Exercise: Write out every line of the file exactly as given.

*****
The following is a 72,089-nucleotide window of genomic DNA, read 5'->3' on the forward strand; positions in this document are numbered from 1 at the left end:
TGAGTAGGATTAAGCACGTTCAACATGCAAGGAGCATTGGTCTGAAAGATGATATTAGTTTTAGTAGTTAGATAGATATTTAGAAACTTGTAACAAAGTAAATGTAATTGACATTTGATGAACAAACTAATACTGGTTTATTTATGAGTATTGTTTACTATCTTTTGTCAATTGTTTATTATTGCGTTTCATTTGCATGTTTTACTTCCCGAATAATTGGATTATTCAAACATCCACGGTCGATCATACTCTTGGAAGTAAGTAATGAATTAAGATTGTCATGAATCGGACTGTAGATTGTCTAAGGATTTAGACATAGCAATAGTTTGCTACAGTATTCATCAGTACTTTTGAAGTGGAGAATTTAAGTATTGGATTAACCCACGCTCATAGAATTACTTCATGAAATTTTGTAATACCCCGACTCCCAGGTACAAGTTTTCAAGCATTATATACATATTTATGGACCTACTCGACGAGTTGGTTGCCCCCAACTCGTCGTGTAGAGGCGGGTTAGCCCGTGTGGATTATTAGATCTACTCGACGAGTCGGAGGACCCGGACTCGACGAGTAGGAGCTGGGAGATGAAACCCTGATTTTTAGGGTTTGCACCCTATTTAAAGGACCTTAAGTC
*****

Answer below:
The following is a 72,089-nucleotide window of genomic DNA, read 5'->3' on the forward strand; positions in this document are numbered from 1 at the left end:
TGAGTAGGATTAAGCACGTTCAACATGCAAGGAGCATTGGTCTGAAAGATGATATTAGTTTTAGTAGTTAGATAGATATTTAGAAACTTGTAACAAAGTAAATGTAATTGACATTTGATGAACAAACTAATACTGGTTTATTTATGAGTATTGTTTACTATCTTTTGTCAATTGTTTATTATTGCGTTTCATTTGCATGTTTTACTTCCCGAATAATTGGATTATTCAAACATCCACGGTCGATCATACTCTTGGAAGTAAGTAATGAATTAAGATTGTCATGAATCGGACTGTAGATTGTCTAAGGATTTAGACATAGCAATAGTTTGCTACAGTATTCATCAGTACTTTTGAAGTGGAGAATTTAAGTATTGGATTAACCCACGCTCATAGAATTACTTCATGAAATTTTGTAATACCCCGACTCCCAGGTACAAGTTTTCAAGCATTATATACATATTTATGGACCTACTCGACGAGTTGGTTGCCCCCAACTCGTCGTGTAGAGGCGGGTTAGCCCGTGTGGATTATTAGATCTACTCGACGAGTCGGAGGACCCGGACTCGACGAGTAGGAGCTGGGAGATGAAACCCTGATTTTTAGGGTTTGCACCCTATTTAAAGGACCTTAAGTC